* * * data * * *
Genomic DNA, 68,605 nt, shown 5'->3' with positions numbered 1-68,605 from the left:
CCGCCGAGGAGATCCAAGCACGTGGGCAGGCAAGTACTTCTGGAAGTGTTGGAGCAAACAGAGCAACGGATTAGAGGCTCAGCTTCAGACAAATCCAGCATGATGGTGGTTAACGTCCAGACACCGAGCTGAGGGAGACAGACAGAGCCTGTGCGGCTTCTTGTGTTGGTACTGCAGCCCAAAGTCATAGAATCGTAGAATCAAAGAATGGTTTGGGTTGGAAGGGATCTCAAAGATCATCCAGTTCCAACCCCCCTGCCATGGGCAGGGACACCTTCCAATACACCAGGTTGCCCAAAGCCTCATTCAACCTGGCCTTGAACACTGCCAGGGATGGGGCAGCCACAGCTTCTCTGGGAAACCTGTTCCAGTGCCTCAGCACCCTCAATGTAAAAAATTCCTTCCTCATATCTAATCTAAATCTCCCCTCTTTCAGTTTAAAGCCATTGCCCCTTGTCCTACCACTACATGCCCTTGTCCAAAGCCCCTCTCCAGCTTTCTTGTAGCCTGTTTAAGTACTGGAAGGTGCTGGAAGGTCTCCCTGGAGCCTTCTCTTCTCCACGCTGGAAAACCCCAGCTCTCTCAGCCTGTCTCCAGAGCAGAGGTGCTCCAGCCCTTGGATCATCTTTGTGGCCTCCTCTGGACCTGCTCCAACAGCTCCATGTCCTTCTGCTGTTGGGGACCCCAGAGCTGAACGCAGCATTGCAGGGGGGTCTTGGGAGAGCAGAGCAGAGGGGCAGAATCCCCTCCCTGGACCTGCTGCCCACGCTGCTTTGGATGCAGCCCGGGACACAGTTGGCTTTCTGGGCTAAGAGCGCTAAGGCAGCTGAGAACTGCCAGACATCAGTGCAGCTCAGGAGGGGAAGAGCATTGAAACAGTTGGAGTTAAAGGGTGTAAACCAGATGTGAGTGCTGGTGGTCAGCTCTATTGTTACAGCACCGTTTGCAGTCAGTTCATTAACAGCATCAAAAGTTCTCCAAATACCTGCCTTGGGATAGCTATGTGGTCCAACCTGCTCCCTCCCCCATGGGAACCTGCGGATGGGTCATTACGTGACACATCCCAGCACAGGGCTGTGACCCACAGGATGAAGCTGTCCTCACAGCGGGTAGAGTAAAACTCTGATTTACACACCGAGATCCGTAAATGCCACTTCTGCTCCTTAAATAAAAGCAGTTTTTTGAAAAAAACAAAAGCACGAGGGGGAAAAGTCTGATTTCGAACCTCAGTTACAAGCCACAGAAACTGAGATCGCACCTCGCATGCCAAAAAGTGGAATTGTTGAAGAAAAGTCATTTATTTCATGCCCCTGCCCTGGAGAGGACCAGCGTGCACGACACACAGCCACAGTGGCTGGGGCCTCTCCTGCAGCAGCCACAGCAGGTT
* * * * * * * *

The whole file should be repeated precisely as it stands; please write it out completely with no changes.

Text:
Genomic DNA, 68,605 nt, shown 5'->3' with positions numbered 1-68,605 from the left:
CCGCCGAGGAGATCCAAGCACGTGGGCAGGCAAGTACTTCTGGAAGTGTTGGAGCAAACAGAGCAACGGATTAGAGGCTCAGCTTCAGACAAATCCAGCATGATGGTGGTTAACGTCCAGACACCGAGCTGAGGGAGACAGACAGAGCCTGTGCGGCTTCTTGTGTTGGTACTGCAGCCCAAAGTCATAGAATCGTAGAATCAAAGAATGGTTTGGGTTGGAAGGGATCTCAAAGATCATCCAGTTCCAACCCCCCTGCCATGGGCAGGGACACCTTCCAATACACCAGGTTGCCCAAAGCCTCATTCAACCTGGCCTTGAACACTGCCAGGGATGGGGCAGCCACAGCTTCTCTGGGAAACCTGTTCCAGTGCCTCAGCACCCTCAATGTAAAAAATTCCTTCCTCATATCTAATCTAAATCTCCCCTCTTTCAGTTTAAAGCCATTGCCCCTTGTCCTACCACTACATGCCCTTGTCCAAAGCCCCTCTCCAGCTTTCTTGTAGCCTGTTTAAGTACTGGAAGGTGCTGGAAGGTCTCCCTGGAGCCTTCTCTTCTCCACGCTGGAAAACCCCAGCTCTCTCAGCCTGTCTCCAGAGCAGAGGTGCTCCAGCCCTTGGATCATCTTTGTGGCCTCCTCTGGACCTGCTCCAACAGCTCCATGTCCTTCTGCTGTTGGGGACCCCAGAGCTGAACGCAGCATTGCAGGGGGGTCTTGGGAGAGCAGAGCAGAGGGGCAGAATCCCCTCCCTGGACCTGCTGCCCACGCTGCTTTGGATGCAGCCCGGGACACAGTTGGCTTTCTGGGCTAAGAGCGCTAAGGCAGCTGAGAACTGCCAGACATCAGTGCAGCTCAGGAGGGGAAGAGCATTGAAACAGTTGGAGTTAAAGGGTGTAAACCAGATGTGAGTGCTGGTGGTCAGCTCTATTGTTACAGCACCGTTTGCAGTCAGTTCATTAACAGCATCAAAAGTTCTCCAAATACCTGCCTTGGGATAGCTATGTGGTCCAACCTGCTCCCTCCCCCATGGGAACCTGCGGATGGGTCATTACGTGACACATCCCAGCACAGGGCTGTGACCCACAGGATGAAGCTGTCCTCACAGCGGGTAGAGTAAAACTCTGATTTACACACCGAGATCCGTAAATGCCACTTCTGCTCCTTAAATAAAAGCAGTTTTTTGAAAAAAACAAAAGCACGAGGGGGAAAAGTCTGATTTCGAACCTCAGTTACAAGCCACAGAAACTGAGATCGCACCTCGCATGCCAAAAAGTGGAATTGTTGAAGAAAAGTCATTTATTTCATGCCCCTGCCCTGGAGAGGACCAGCGTGCACGACACACAGCCACAGTGGCTGGGGCCTCTCCTGCAGCAGCCACAGCAGGTT